Google to its credit did not trot out the “quantum supremacy” lingo, but the marketers did assert that the service offers “unmatched visibility in threats.” I like the “unmatched.” Not supreme, just unmatched. The graphic below illustrates the elements of the unmatchedness:


Credit to the Google 2024

But where is artificial intelligence in the diagram? Don’t worry. The blog explains that Gemini (Google’s AI “system”) delivers

AI-driven operationalization

But the foundation of the new service is Gemini, which does not appear in the diagram. That does not matter, the Code Red crowd explains:

Gemini 1.5 Pro offers the world’s longest context window, with support for up to 1 million tokens. It can dramatically simplify the technical and labor-intensive process of reverse engineering malware — one of the most advanced malware-analysis techniques available to cybersecurity professionals. In fact, it was able to process the entire decompiled code of the malware file for WannaCry in a single pass, taking 34 seconds to deliver its analysis and identify the kill switch. We also offer a Gemini-driven entity extraction tool to automate data fusion and enrichment. It can automatically crawl the web for relevant open source intelligence (OSINT), and classify online industry threat reporting. It then converts this information to knowledge collections, with corresponding hunting and response packs pulled from motivations, targets, tactics, techniques, and procedures (TTPs), actors, toolkits, and Indicators of Compromise (IoCs). Google Threat Intelligence can distill more than a decade of threat reports to produce comprehensive, custom summaries in seconds.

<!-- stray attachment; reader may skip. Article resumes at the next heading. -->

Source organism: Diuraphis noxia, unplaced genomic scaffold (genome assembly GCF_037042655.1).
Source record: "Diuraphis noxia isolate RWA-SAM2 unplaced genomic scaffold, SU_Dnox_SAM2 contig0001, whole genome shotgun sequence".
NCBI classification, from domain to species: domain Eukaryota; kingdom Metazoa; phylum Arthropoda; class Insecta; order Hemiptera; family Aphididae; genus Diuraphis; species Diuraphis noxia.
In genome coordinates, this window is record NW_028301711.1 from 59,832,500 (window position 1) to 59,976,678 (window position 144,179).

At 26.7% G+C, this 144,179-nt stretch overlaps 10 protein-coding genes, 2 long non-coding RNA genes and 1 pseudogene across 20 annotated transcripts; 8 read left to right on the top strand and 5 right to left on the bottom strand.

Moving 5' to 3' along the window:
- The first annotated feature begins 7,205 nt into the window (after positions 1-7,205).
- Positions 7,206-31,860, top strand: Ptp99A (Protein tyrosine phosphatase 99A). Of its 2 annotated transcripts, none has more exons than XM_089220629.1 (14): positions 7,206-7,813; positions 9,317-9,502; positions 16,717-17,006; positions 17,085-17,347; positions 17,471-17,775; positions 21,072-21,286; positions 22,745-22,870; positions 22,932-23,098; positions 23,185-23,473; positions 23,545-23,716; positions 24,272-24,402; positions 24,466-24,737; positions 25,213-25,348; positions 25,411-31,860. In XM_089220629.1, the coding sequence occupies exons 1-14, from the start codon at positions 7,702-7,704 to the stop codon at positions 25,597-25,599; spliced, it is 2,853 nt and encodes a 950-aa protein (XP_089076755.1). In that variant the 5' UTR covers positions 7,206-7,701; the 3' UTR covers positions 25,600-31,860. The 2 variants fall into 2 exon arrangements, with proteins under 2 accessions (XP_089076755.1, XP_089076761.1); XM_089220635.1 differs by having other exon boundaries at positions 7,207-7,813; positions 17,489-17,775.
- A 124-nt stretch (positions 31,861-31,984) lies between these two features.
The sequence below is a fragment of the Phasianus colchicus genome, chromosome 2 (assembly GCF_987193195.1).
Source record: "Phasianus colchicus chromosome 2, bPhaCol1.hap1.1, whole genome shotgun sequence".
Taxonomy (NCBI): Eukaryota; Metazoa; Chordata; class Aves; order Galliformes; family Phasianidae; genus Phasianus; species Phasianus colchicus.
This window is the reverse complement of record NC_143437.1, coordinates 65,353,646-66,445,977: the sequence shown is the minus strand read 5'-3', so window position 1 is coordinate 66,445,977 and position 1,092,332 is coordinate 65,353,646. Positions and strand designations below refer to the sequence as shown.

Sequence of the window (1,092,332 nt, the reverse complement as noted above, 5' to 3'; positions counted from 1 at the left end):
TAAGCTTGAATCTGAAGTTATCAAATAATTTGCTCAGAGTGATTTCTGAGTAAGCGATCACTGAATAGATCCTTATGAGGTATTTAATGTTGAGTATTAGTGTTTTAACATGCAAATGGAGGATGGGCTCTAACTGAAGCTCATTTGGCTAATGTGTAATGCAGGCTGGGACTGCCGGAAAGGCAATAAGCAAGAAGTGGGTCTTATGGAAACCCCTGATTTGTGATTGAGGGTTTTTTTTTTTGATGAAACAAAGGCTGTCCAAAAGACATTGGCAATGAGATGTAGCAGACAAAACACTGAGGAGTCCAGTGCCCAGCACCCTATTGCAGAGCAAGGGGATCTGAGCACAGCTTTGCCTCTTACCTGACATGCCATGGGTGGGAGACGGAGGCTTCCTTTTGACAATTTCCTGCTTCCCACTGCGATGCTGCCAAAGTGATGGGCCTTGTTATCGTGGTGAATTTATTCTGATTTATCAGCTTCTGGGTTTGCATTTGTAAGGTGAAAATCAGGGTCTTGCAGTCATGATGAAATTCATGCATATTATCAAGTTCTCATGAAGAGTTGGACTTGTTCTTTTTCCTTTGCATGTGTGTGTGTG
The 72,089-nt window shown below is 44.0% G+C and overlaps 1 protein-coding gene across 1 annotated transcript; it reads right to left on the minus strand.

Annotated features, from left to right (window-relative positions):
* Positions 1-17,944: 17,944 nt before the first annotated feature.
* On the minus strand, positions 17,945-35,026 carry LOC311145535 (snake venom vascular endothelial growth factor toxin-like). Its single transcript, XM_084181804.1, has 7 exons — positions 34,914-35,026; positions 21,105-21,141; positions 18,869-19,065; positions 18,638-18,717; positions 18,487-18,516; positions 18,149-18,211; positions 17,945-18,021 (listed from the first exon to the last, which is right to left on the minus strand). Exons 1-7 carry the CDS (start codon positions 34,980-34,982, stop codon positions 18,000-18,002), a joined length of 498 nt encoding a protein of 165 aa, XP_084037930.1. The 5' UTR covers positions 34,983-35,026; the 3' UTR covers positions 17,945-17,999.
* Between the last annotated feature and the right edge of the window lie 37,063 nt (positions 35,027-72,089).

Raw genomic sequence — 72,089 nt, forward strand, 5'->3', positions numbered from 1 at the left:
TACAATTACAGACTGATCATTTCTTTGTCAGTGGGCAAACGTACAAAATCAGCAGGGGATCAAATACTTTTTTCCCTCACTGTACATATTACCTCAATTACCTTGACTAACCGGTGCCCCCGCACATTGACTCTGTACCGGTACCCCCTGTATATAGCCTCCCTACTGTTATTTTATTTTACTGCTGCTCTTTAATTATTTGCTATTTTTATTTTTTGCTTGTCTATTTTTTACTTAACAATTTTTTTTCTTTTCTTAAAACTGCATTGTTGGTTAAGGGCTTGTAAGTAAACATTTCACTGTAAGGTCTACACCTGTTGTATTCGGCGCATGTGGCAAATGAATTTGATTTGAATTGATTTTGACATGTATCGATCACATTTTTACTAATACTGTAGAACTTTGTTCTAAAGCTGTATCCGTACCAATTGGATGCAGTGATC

I like the “indicators of compromise.”

Several observations:

  1. Will this service be another Google Appliance-type play for the enterprise market? It is too soon to tell, but with the pressure mounting from regulators, staff management issues, competitors, and savvy marketers in Redmond “indicators” of success will be known in the next six to 12 months
  2. Is this a business or just another item on a punch list? The answer to the question may be provided by what the established players in the threat intelligence market do and what actions Amazon and Microsoft take. Is a new round of big money acquisitions going to begin?
  3. Will enterprise customers “just buy Google”? Chief security officers have demonstrated that buying multiple security systems is a “safe” approach to a job which is difficult: Protecting their employers from deeply flawed software and years of ignoring online security.

Net net: In a maturing market, three factors may signal how the big, new Google service will develop. These are [a] price, [b] perceived efficacy, and [c] avoidance of a major issue like the SolarWinds’ matter. I am rooting for Googzilla, but I still wonder why Google shifted from Recorded Future to acquisitions and me-too methods. Oh, well. I am a dinobaby and cannot be expected to understand.

Stephen E Arnold, May 7, 2024